Mouse On Mars is the quintessential 1990s electronic outfit. Like many of the groups that emerged during that time, the duo—which consists of Jan St. Werner and Andi Toma—is bent on the denial of categorization; it’s difficult to pin down what was so addictive about their early work, sown with gentle, free-flowing pads and synths.
Over the course of their 25-year career, St. Werner and Toma have had a tendency to make friends of musical collaborators, and they’ve found their home on multiple imprints. This versatility and hunger for diversity has helped them avoid not only the spotlight, but also a boring pigeonhole. Since they formed the group in 1993, both members have left the west of Germany, resettled in Berlin and released a staggering 20 albums, including their most recent announcement, Dimensional People.
In honor of the forthcoming LP, we took the liberty of sorting through their extensive and captivating musical catalogue to select some of their most important works. Make sure your pockets are full of cash for the record shop—or, at very least, that you’ve paid your Internet bill.
‘Vulvaland’ (Too Pure 1994)
Not long after the two met at a concert in Cologne in 1992, their mutual musical affinity led to this soft-textured exploration. As fans of the American instrumental group Seefeel, St. Werner and Toma figured that they’d send their demo to their home label, Too Pure. The British indie label eventually released Mouse On Mars’ debut album, Vulvaland. It also features the iconic single, “Frosch”. What follows is an entrance into the long-term experiment of space between sounds and notes. St. Werner once told Pitchfork that Vulvaland is one of the band’s shyest productions. But sometimes fewer words are more effective.
‘Parastrophics’ (Monkeytown Records 2012)
The German duo took a long break after their 2006 release Varcharz on Ipecac Recordings. Six years later, their next Mouse On Mars project featured their first release on the Berlin-based label Monkeytown Records, the imprint of Modeselektor’s Gernot Bronsert and Sebastian Szary. Their new colleagues’influence was immediately apparent. While traversing more familiar elements of atmospheric electronic music, the album is also stamped with sounds of punchy analogue bass lines and tinged with acid and hip-hop. If St. Werner once felt as though his debut album was less than entirely expressive, the duo definitely made up for it on Parastrophics.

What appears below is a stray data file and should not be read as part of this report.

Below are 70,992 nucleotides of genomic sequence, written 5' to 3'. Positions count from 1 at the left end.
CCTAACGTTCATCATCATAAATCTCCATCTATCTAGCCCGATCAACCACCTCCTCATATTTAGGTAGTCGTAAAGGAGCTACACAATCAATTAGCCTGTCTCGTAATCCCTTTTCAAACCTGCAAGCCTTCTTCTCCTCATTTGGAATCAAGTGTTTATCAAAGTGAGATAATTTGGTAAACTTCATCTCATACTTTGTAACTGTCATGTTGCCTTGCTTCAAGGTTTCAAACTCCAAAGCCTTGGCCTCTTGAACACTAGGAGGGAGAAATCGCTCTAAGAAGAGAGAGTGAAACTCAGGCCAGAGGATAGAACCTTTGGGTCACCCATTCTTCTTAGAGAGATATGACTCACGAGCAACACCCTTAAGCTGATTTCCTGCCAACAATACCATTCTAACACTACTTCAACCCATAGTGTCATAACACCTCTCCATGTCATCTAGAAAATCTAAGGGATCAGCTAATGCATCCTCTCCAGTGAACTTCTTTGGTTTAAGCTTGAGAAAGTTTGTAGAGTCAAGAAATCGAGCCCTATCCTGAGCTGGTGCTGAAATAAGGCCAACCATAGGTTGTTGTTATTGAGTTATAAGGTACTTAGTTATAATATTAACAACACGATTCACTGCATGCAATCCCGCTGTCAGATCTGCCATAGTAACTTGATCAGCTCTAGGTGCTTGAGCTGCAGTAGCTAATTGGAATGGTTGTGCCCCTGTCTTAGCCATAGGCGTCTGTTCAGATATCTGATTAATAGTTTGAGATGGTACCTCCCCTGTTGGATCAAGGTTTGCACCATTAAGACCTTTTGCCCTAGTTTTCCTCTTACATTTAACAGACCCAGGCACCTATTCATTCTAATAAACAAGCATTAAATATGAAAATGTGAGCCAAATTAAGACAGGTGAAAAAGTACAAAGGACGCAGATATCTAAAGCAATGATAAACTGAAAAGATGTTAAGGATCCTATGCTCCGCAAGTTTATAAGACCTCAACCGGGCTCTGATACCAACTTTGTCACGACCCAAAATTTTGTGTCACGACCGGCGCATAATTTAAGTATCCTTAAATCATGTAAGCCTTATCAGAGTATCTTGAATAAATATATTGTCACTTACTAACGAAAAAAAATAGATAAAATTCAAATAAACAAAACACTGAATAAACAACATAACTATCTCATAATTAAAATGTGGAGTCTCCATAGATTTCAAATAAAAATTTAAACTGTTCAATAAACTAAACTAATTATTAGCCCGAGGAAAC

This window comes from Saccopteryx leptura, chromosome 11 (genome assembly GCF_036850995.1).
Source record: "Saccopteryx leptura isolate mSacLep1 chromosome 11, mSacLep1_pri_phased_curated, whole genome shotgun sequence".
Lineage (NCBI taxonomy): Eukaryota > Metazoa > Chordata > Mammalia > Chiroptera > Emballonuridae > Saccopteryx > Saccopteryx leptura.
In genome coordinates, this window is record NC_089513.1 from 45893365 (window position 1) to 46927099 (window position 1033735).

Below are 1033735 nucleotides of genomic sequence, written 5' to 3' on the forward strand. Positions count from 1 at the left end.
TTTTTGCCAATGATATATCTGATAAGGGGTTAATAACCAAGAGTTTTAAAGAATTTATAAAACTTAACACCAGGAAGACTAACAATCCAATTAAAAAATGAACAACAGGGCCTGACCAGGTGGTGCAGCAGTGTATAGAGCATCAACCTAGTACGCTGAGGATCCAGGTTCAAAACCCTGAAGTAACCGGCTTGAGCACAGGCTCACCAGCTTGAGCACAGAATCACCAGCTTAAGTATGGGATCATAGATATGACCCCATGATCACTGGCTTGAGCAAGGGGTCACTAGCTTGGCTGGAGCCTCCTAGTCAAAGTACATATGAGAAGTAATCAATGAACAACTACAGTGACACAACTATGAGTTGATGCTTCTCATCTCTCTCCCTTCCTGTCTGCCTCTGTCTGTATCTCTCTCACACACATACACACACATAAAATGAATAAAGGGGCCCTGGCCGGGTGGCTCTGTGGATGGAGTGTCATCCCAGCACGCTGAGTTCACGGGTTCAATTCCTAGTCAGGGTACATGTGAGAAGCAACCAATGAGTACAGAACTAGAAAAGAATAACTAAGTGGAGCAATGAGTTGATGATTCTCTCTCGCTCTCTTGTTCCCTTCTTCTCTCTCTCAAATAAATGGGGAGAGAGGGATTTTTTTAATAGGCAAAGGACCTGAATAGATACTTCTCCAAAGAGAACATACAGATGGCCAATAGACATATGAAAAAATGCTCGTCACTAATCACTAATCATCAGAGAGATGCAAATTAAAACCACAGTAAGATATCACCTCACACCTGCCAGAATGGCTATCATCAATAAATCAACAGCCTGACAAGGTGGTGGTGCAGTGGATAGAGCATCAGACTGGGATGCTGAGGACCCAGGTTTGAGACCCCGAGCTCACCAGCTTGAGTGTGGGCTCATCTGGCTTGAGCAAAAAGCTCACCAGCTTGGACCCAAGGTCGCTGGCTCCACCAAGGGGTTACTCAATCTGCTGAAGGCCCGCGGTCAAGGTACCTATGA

‘Instrumentals’ (Sonig 1997)
Basking in the twilight of the ambient textures of the late 1990s, Instrumentals was the first release on Mouse On Mars’ own label, Sonig. While it was initially vinyl-only, St. Werner and Toma later joined forces with Thrill Jockey and Domino Records to distribute a CD version in 2000. The piece was produced during a prolific period for the duo. Elements of dub, atmosphere and nostalgia permeate throughout in a nod to the post-rave chill-out music of the decade prior. Through subtle tape hiss and analogue imperfection, it maintains one of the last traces of MoM’s signature warmth.
‘Glam’ (Sonig 1998)
Fans of this album will forever thank the director of Glam—which never made it to the silver screen—for not taking this soundtrack. Instead, Mouse On Mars’ rejected film score was released on wax via Sonig. It arrived during a fruitful period of progression, inventiveness and relevance for the niche electronic music industry of IDM. For MoM, it also signaled a goodbye to the more relaxed manner of music making that their previous identity had been rooted in. The characteristically atmospheric and submerged sounds of Glam would eventually disappear. Their ensuing work, Niun Niggung, would flirt more intensely with pop-sounding composition.
’21 Again’ (Monkeytown Records 2014)